Producer note: Eric Rousseau's take on the 2012 vintage was that "we had a lousy spring that was followed by a poor flowering that caused both a lot of shatter and a high incidence of shot berries. Plus it rained and rained basically until the end of July where we were then hit by several scorching days that sunburned any berries that were directly exposed to the sunlight. Not surprisingly given the conditions we had plenty of mildew pressure as well as some oïdium but at least there was no botrytis. By contrast most of August and almost all of September were pretty much perfect which managed to redress the difficulties of the spring and early summer. We elected to begin picking on the 20th of September and brought in impeccably clean fruit that required very little sorting. Potential alcohols were in the 12 to 13% range and I used between 10 to 15% whole clusters in the vinification. Yields though were not great and I would put the average deficit right at 30% though it depended on the parcel in question as some were worse than that and others were hardly touched. I like the vintage as there is fine concentration and very good phenolic ripeness. I don't believe that it's a great vintage but it is certainly a very good to perhaps even excellent vintage." I am in basic agreement with Rousseau's take on his 2012s and while they definitely transcend the average quality of the vintage I would stop short of calling it a genuinely great vintage, at least not in the context of the incredibly high standards of what constitutes a great vintage chez Rousseau. Still, to be both fair and clear, they are very impressive by any normal standard. As I observed last year 2011 is a very fine vintage for the Domaine, particularly for Rousseau's top wines. As the now in-bottle scores and comments suggest, they more than merit your interest. The 2011s, revisited below, were bottled in April 2013. Speaking of bottling, Rousseau noted that he is now using bottles where the bottom is embossed with the name of the domaine. (Frederick Wildman, www.frederickwildman.com, NY, NY; Berry Brothers & Rudd, www.bbr.com, The Wine Society, www.thewinesociety.com, Tanners Wine, www.tanners-wines.co.uk, Laytons, www.laytons.co.uk, O.W. Loeb, www.owloeb.com, The Rare & Fine Wine Company Limited, www.therareandfinewinecompany.com, and Justerini & Brooks, www.justerini.com, all UK).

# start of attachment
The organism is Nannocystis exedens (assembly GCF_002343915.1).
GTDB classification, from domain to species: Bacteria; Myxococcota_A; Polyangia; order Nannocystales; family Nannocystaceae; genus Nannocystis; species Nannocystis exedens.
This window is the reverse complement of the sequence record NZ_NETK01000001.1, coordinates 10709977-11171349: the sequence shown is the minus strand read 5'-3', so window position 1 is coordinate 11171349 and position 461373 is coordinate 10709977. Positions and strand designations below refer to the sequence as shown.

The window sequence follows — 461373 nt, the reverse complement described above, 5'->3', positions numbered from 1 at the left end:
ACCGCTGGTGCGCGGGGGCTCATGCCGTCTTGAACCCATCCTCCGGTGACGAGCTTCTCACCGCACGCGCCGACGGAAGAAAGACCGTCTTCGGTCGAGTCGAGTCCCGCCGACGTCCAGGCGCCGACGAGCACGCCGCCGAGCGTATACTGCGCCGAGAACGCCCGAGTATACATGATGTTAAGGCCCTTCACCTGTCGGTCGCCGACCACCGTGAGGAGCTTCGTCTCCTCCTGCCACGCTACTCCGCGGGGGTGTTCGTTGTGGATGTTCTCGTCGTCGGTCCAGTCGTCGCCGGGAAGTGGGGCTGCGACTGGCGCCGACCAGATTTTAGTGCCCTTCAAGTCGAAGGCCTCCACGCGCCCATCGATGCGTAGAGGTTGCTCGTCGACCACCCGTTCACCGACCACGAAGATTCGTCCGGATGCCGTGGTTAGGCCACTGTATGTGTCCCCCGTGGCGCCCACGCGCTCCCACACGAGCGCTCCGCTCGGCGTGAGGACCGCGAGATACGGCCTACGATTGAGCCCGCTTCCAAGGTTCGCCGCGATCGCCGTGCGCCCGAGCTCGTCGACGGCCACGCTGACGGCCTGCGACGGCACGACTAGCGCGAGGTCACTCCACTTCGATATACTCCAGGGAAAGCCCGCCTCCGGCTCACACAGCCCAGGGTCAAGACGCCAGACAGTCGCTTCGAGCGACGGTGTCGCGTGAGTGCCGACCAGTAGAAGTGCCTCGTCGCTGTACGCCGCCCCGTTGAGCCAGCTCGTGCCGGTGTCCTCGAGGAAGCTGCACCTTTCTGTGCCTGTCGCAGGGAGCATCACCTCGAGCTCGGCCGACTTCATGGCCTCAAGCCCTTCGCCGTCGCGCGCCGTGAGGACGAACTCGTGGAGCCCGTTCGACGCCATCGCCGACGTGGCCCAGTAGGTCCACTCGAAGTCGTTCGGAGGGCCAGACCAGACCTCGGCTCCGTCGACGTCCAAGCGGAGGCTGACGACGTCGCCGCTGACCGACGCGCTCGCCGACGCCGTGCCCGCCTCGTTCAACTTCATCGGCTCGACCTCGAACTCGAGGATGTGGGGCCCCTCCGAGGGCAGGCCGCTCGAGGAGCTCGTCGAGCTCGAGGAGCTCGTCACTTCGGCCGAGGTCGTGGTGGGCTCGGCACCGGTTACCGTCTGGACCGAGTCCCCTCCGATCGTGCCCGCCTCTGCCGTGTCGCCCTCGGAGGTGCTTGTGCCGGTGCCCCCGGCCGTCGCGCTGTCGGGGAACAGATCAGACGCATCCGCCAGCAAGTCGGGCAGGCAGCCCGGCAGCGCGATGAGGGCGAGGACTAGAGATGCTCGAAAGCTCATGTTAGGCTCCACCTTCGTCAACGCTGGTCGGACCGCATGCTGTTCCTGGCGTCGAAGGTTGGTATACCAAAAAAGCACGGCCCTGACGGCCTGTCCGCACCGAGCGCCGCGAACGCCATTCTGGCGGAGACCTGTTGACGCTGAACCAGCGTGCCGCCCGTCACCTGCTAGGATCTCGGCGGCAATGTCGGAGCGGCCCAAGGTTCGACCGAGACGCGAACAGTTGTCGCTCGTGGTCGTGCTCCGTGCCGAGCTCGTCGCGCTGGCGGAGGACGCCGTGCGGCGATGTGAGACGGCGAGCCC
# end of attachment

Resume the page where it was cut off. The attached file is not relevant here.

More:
Tasting note: An elegant and pure nose features aromas of various wild red berries and plenty of earth and sauvage character. A restrained and cool mouth feel characterizes the lightly mineral and saline-inflected middle weight flavors that possess both good balance and delineation on the lingering finish. This will be approachable young if desired.